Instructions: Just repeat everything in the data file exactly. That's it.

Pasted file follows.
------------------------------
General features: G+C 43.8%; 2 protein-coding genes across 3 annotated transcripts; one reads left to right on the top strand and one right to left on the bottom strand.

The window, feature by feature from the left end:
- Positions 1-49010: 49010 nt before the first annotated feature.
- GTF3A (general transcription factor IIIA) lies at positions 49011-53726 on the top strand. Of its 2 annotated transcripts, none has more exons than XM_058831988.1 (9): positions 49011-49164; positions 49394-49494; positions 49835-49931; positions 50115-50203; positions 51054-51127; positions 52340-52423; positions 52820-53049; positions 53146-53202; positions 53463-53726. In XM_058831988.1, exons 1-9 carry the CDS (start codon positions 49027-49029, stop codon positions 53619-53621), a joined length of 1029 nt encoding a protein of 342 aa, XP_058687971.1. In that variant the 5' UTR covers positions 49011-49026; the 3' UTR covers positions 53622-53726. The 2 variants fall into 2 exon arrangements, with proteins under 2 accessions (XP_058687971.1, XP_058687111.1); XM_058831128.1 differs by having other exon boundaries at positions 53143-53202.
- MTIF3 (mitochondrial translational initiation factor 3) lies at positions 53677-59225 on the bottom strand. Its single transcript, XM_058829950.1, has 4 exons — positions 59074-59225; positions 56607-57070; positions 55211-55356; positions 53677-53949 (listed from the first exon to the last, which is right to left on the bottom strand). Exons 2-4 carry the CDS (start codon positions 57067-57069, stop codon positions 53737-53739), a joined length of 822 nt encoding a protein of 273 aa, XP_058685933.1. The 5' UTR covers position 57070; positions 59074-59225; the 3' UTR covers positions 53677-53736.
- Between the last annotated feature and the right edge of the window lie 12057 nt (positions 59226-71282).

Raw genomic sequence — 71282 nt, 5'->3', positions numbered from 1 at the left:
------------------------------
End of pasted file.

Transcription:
General features: G+C 43.8%; 2 protein-coding genes across 3 annotated transcripts; one reads left to right on the top strand and one right to left on the bottom strand.

The window, feature by feature from the left end:
- Positions 1-49010: 49010 nt before the first annotated feature.
- GTF3A (general transcription factor IIIA) lies at positions 49011-53726 on the top strand. Of its 2 annotated transcripts, none has more exons than XM_058831988.1 (9): positions 49011-49164; positions 49394-49494; positions 49835-49931; positions 50115-50203; positions 51054-51127; positions 52340-52423; positions 52820-53049; positions 53146-53202; positions 53463-53726. In XM_058831988.1, exons 1-9 carry the CDS (start codon positions 49027-49029, stop codon positions 53619-53621), a joined length of 1029 nt encoding a protein of 342 aa, XP_058687971.1. In that variant the 5' UTR covers positions 49011-49026; the 3' UTR covers positions 53622-53726. The 2 variants fall into 2 exon arrangements, with proteins under 2 accessions (XP_058687971.1, XP_058687111.1); XM_058831128.1 differs by having other exon boundaries at positions 53143-53202.
- MTIF3 (mitochondrial translational initiation factor 3) lies at positions 53677-59225 on the bottom strand. Its single transcript, XM_058829950.1, has 4 exons — positions 59074-59225; positions 56607-57070; positions 55211-55356; positions 53677-53949 (listed from the first exon to the last, which is right to left on the bottom strand). Exons 2-4 carry the CDS (start codon positions 57067-57069, stop codon positions 53737-53739), a joined length of 822 nt encoding a protein of 273 aa, XP_058685933.1. The 5' UTR covers position 57070; positions 59074-59225; the 3' UTR covers positions 53677-53736.
- Between the last annotated feature and the right edge of the window lie 12057 nt (positions 59226-71282).

Raw genomic sequence — 71282 nt, 5'->3', positions numbered from 1 at the left: